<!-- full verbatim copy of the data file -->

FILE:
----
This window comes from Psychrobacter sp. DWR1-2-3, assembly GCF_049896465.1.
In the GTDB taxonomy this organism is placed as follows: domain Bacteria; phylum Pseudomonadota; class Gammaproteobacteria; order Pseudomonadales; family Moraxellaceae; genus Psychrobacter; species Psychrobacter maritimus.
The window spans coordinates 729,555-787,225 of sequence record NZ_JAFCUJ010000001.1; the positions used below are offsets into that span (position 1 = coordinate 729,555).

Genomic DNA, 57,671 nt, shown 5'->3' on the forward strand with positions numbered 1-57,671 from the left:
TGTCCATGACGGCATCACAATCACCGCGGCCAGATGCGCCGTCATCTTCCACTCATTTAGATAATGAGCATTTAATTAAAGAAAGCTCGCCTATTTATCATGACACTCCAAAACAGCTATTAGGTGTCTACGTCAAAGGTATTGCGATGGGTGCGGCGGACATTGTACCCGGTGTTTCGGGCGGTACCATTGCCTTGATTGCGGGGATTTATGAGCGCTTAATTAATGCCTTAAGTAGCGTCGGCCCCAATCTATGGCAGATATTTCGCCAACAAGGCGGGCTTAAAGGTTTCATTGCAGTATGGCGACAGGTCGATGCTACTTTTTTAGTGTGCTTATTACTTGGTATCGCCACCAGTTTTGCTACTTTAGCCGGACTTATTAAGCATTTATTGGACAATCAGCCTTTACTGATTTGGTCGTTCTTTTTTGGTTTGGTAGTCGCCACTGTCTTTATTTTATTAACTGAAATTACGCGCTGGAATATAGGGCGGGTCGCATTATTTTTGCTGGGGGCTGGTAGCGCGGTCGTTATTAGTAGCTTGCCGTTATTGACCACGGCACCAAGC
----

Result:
This window comes from Psychrobacter sp. DWR1-2-3, assembly GCF_049896465.1.
In the GTDB taxonomy this organism is placed as follows: domain Bacteria; phylum Pseudomonadota; class Gammaproteobacteria; order Pseudomonadales; family Moraxellaceae; genus Psychrobacter; species Psychrobacter maritimus.
The window spans coordinates 729,555-787,225 of sequence record NZ_JAFCUJ010000001.1; the positions used below are offsets into that span (position 1 = coordinate 729,555).

Genomic DNA, 57,671 nt, shown 5'->3' on the forward strand with positions numbered 1-57,671 from the left:
TGTCCATGACGGCATCACAATCACCGCGGCCAGATGCGCCGTCATCTTCCACTCATTTAGATAATGAGCATTTAATTAAAGAAAGCTCGCCTATTTATCATGACACTCCAAAACAGCTATTAGGTGTCTACGTCAAAGGTATTGCGATGGGTGCGGCGGACATTGTACCCGGTGTTTCGGGCGGTACCATTGCCTTGATTGCGGGGATTTATGAGCGCTTAATTAATGCCTTAAGTAGCGTCGGCCCCAATCTATGGCAGATATTTCGCCAACAAGGCGGGCTTAAAGGTTTCATTGCAGTATGGCGACAGGTCGATGCTACTTTTTTAGTGTGCTTATTACTTGGTATCGCCACCAGTTTTGCTACTTTAGCCGGACTTATTAAGCATTTATTGGACAATCAGCCTTTACTGATTTGGTCGTTCTTTTTTGGTTTGGTAGTCGCCACTGTCTTTATTTTATTAACTGAAATTACGCGCTGGAATATAGGGCGGGTCGCATTATTTTTGCTGGGGGCTGGTAGCGCGGTCGTTATTAGTAGCTTGCCGTTATTGACCACGGCACCAAGC